Friday, July 28, 2006

Matt Amorello and the Fall River-Boston Connection

With a sickening crack, tons of concrete plummet from the tunnel ceiling above to the highway below. The sound of the crashing concrete ceiling tiles is joined by the sound of crumpled sheet metal and smashed glass and the squeal of tires desperately trying to stop.

After those initial moments of tragedy when the dust of shattered concrete finally settled, with the tunnel closed and a major highway impacted, Matt Amarello stands in the middle of it all. He is the man who has to find the answers to explain what just happened. Little did anyone realize, 7 years later he'd be doing it again.

It was March 3, 1999 when 2 ceiling tiles weighing about 2 tons each fell from the ceiling of the Government Center tunnel onto the highway below. The chaos that followed resulted a multi-car accident and several injuries but thankfully no one is killed.

It turns out that in the 20+ years since it was built no one had inspected the tiles and the metal clips that held the tiles in place had failed. Matt Amorello, the state Highway commissioner, said "We can't change what happened, but we can work to make it better". Meanwhile, as the tiles under Fall River's Government Center were coming down, the tiles in the tunnels of Boston's "Big Dig" were just going up.

Conceived in the 1970's as a way to replace and reroute 3.5 miles of Boston's congested Central Artery expressway, the Central Artery/Tunnel Project, nicknamed the "Big Dig", was already over budged, behind schedule and severely mismanaged by the time Amorello was appointed Turnpike Authority Chairman in February of 2002.

Amorello's appointment, some claim, was nothing more than a political maneuver by Governor Jane Swift to thwart the efforts of those who were critical of the handling of Big Dig project.
Amorello became the 4th chairman in just 2 years, responsible for overseeing a project that was already facing quality concerns due to leaks in the Fort Point Connector.

In 2004 a major leak in the I-93 North Tunnel forced it to be closed for repairs. Project officials claimed that some leaks were to be expected in a complex tunnel project like the Big Dig and Matt Amorello assured: "There is no way that I or the Turnpike Authority or the engineers who work on the project would ever allow citizens to use an unsafe highway network."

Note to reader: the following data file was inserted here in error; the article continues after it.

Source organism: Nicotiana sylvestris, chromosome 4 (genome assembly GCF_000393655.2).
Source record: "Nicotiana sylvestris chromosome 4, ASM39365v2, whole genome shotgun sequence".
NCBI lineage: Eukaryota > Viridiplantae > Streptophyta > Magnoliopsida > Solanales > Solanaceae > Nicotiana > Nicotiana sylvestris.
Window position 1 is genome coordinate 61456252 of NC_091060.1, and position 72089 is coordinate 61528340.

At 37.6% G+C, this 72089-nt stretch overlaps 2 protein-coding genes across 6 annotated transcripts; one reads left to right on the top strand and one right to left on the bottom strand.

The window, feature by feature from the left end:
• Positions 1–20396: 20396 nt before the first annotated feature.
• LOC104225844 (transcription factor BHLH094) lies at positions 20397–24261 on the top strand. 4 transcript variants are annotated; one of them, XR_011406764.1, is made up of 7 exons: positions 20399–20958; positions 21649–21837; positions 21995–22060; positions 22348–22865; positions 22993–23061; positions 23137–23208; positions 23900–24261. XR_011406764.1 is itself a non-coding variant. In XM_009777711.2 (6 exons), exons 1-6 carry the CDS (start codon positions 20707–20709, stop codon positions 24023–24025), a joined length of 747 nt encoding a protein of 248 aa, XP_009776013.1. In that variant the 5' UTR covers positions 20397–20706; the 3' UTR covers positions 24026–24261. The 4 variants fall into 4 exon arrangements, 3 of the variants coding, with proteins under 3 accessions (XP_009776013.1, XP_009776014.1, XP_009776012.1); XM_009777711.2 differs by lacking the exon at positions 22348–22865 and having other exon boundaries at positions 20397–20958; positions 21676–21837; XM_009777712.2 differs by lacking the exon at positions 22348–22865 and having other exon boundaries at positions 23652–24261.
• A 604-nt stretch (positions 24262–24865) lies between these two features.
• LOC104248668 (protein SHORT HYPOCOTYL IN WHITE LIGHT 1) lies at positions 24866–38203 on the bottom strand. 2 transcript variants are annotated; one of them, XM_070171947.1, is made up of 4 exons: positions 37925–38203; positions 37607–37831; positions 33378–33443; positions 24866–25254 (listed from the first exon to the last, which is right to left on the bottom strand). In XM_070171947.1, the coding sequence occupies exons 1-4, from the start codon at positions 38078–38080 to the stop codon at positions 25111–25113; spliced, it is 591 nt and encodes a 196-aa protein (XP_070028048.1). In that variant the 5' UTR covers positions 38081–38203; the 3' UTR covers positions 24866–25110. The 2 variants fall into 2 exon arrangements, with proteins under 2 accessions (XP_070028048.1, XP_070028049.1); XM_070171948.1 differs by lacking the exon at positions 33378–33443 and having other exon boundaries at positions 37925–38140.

Those sentiments would come back to haunt Matt Amorello on July 10, 2006 when massive ceiling tiles in a connector tunnel came crashing down on the car occupied by Angel Delvalle and his wife Melina as they were on their way to Logan Airport. Mr. Delvalle was rushed to the hospital with minor injuries but his wife was pronounced dead at the scene.

In the days and weeks that followed, with Matt Amorello trying to assure the public the tunnels were safe and everything was being done to make sure such an accident would never happen again, investigators focused on the bolt/epoxy system that held ceiling structure in place. It quickly came to light that there has been concerns as early as 1998 about tunnel ceilings by both the Massachusetts Inspector General and a safety officer for Modern Continental Construction.

Although there are many similarities, circumstances that led to the collapse of the ceiling tiles in the Government Center tunnel in March of 1999 are ultimately much different than the circumstances that led to collapse of ceiling tiles in the I-90 connector. What happened in Fall River happened because lack of inspection for over 2 decades allowed for deterioration to compromise the metal that held the tiles in place, in Boston the ceiling just hadn't been up long enough for that to be a concern.

Still, one has to wonder why the collapse of the tunnel ceiling tiles in Fall River didn't focus more attention to the concerns expressed over the Big Dig ceiling. Would it not make sense that after being appointed chairman of the MTA that Matt Amorello would have educated himself on all the troubles and concerns raised about the project? If so, after going through the incident in Fall River wouldn't alarm bells go off if at the mere mention of ceiling tiles?

I guess not.

It's a shame that what happened in Fall River, though unrelated, didn't spur more caution and oversight in the installation of the Big Dig ceiling. It's a shame that what happened in Fall River didn't prevent what happened in Boston. Now that work if finally underway to repair the Government Center tunnel, let's hope what happened in Boston prevents it from ever happening again.

*Matthew J. Amorello resigned his position as the Chairman of the Massachusetts Turnpike Authority after much political pressure from Governor Mitt Romney

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